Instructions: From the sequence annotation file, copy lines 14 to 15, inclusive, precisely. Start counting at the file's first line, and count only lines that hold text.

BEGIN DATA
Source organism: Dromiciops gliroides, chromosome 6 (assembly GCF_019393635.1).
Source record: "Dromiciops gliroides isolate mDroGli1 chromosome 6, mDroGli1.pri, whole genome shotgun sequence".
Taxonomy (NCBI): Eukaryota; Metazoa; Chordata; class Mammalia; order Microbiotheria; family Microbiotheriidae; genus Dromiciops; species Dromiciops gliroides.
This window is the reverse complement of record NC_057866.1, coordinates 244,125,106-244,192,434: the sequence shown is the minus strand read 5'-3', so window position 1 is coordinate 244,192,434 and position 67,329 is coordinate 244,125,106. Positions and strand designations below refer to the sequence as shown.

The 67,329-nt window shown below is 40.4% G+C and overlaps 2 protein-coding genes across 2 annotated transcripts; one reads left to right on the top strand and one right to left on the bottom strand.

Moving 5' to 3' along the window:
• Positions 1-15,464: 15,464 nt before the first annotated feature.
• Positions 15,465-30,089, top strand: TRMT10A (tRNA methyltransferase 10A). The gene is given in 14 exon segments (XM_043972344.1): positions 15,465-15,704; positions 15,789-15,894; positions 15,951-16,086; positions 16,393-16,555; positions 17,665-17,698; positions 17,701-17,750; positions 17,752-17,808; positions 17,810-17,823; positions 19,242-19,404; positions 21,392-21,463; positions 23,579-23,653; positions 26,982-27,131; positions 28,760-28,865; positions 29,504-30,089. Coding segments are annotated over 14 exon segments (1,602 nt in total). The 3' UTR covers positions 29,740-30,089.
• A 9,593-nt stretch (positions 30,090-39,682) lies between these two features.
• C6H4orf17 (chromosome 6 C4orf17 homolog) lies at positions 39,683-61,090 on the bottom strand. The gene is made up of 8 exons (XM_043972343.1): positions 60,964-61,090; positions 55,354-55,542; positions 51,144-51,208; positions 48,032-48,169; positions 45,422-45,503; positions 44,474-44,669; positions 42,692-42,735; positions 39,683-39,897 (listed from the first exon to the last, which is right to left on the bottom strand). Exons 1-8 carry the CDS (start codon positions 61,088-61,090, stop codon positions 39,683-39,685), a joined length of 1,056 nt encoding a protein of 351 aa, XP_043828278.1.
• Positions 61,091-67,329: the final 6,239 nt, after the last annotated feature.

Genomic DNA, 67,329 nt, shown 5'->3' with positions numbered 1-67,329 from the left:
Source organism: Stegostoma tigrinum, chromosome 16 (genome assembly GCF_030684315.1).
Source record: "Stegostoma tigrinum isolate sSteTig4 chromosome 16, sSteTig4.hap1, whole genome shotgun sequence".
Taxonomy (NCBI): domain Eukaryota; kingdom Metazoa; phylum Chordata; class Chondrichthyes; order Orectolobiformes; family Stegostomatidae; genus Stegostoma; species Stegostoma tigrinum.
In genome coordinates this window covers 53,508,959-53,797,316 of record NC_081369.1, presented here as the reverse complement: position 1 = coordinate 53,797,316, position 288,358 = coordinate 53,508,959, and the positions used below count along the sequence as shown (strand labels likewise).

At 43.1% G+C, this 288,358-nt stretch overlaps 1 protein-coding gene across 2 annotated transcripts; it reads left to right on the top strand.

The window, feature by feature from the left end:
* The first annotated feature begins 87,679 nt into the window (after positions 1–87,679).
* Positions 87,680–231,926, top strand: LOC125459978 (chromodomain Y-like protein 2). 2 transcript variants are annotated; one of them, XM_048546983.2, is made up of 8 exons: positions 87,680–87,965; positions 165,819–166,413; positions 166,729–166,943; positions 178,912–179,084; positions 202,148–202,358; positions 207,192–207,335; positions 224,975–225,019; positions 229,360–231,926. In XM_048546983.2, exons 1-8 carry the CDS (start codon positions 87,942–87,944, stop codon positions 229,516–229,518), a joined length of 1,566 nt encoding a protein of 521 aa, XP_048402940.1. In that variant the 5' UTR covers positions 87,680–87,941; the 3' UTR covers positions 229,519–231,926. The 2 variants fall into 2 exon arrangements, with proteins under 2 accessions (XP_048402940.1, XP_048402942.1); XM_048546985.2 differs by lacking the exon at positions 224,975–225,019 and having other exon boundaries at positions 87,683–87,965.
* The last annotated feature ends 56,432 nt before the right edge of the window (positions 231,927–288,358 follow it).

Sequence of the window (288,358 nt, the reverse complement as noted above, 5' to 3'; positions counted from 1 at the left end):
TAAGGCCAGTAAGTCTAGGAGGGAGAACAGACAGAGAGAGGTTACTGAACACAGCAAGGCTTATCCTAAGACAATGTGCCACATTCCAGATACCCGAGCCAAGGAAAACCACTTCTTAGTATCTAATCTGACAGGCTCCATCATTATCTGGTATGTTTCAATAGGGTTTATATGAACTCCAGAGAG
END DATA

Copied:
Source record: "Stegostoma tigrinum isolate sSteTig4 chromosome 16, sSteTig4.hap1, whole genome shotgun sequence".
Taxonomy (NCBI): domain Eukaryota; kingdom Metazoa; phylum Chordata; class Chondrichthyes; order Orectolobiformes; family Stegostomatidae; genus Stegostoma; species Stegostoma tigrinum.